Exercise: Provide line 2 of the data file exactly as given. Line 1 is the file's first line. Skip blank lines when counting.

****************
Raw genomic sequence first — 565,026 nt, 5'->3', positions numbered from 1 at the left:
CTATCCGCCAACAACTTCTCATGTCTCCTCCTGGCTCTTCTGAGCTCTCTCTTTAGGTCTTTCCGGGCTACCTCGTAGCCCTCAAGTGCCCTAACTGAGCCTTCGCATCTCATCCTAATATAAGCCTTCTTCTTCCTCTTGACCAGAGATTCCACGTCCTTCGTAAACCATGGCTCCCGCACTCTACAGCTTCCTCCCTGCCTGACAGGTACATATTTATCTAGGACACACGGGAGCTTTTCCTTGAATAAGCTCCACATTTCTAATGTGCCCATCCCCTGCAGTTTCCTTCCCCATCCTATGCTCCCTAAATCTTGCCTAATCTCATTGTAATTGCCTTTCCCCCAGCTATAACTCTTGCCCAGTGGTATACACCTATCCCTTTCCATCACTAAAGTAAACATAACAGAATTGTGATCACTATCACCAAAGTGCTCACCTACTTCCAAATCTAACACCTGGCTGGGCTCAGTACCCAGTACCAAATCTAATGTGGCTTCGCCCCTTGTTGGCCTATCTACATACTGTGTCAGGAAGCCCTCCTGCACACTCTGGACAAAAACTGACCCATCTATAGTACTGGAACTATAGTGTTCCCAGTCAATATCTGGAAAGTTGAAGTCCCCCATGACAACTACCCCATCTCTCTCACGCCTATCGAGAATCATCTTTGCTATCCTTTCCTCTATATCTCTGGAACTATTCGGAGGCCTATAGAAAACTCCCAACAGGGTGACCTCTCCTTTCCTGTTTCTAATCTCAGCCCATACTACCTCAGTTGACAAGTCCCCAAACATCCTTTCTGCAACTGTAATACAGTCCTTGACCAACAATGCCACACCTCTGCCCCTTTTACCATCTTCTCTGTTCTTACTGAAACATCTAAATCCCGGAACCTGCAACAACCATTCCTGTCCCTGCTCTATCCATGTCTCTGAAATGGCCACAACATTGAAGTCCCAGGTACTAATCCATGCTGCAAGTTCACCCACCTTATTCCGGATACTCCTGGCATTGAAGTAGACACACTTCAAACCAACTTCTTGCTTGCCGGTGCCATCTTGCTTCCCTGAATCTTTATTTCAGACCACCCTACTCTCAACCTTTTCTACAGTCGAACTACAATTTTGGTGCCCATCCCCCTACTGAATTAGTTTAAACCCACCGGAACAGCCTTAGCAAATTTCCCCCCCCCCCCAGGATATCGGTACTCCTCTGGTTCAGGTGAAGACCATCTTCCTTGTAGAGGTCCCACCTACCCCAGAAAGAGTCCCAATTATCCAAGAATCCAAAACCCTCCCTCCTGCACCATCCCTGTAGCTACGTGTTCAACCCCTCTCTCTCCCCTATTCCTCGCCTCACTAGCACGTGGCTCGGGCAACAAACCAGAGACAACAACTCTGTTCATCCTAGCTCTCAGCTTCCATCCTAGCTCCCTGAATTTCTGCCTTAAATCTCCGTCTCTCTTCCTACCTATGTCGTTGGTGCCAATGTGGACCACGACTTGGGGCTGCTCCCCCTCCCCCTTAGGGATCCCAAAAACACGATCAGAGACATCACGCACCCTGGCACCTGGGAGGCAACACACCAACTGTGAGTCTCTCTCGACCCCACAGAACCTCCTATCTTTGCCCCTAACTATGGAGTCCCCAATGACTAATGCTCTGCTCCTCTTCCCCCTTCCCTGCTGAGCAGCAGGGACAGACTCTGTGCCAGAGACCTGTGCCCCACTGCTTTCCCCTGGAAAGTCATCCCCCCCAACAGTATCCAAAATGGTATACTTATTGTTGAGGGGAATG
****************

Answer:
CTATCCGCCAACAACTTCTCATGTCTCCTCCTGGCTCTTCTGAGCTCTCTCTTTAGGTCTTTCCGGGCTACCTCGTAGCCCTCAAGTGCCCTAACTGAGCCTTCGCATCTCATCCTAATATAAGCCTTCTTCTTCCTCTTGACCAGAGATTCCACGTCCTTCGTAAACCATGGCTCCCGCACTCTACAGCTTCCTCCCTGCCTGACAGGTACATATTTATCTAGGACACACGGGAGCTTTTCCTTGAATAAGCTCCACATTTCTAATGTGCCCATCCCCTGCAGTTTCCTTCCCCATCCTATGCTCCCTAAATCTTGCCTAATCTCATTGTAATTGCCTTTCCCCCAGCTATAACTCTTGCCCAGTGGTATACACCTATCCCTTTCCATCACTAAAGTAAACATAACAGAATTGTGATCACTATCACCAAAGTGCTCACCTACTTCCAAATCTAACACCTGGCTGGGCTCAGTACCCAGTACCAAATCTAATGTGGCTTCGCCCCTTGTTGGCCTATCTACATACTGTGTCAGGAAGCCCTCCTGCACACTCTGGACAAAAACTGACCCATCTATAGTACTGGAACTATAGTGTTCCCAGTCAATATCTGGAAAGTTGAAGTCCCCCATGACAACTACCCCATCTCTCTCACGCCTATCGAGAATCATCTTTGCTATCCTTTCCTCTATATCTCTGGAACTATTCGGAGGCCTATAGAAAACTCCCAACAGGGTGACCTCTCCTTTCCTGTTTCTAATCTCAGCCCATACTACCTCAGTTGACAAGTCCCCAAACATCCTTTCTGCAACTGTAATACAGTCCTTGACCAACAATGCCACACCTCTGCCCCTTTTACCATCTTCTCTGTTCTTACTGAAACATCTAAATCCCGGAACCTGCAACAACCATTCCTGTCCCTGCTCTATCCATGTCTCTGAAATGGCCACAACATTGAAGTCCCAGGTACTAATCCATGCTGCAAGTTCACCCACCTTATTCCGGATACTCCTGGCATTGAAGTAGACACACTTCAAACCAACTTCTTGCTTGCCGGTGCCATCTTGCTTCCCTGAATCTTTATTTCAGACCACCCTACTCTCAACCTTTTCTACAGTCGAACTACAATTTTGGTGCCCATCCCCCTACTGAATTAGTTTAAACCCACCGGAACAGCCTTAGCAAATTTCCCCCCCCCCCCAGGATATCGGTACTCCTCTGGTTCAGGTGAAGACCATCTTCCTTGTAGAGGTCCCACCTACCCCAGAAAGAGTCCCAATTATCCAAGAATCCAAAACCCTCCCTCCTGCACCATCCCTGTAGCTACGTGTTCAACCCCTCTCTCTCCCCTATTCCTCGCCTCACTAGCACGTGGCTCGGGCAACAAACCAGAGACAACAACTCTGTTCATCCTAGCTCTCAGCTTCCATCCTAGCTCCCTGAATTTCTGCCTTAAATCTCCGTCTCTCTTCCTACCTATGTCGTTGGTGCCAATGTGGACCACGACTTGGGGCTGCTCCCCCTCCCCCTTAGGGATCCCAAAAACACGATCAGAGACATCACGCACCCTGGCACCTGGGAGGCAACACACCAACTGTGAGTCTCTCTCGACCCCACAGAACCTCCTATCTTTGCCCCTAACTATGGAGTCCCCAATGACTAATGCTCTGCTCCTCTTCCCCCTTCCCTGCTGAGCAGCAGGGACAGACTCTGTGCCAGAGACCTGTGCCCCACTGCTTTCCCCTGGAAAGTCATCCCCCCCAACAGTATCCAAAATGGTATACTTATTGTTGAGGGGAATG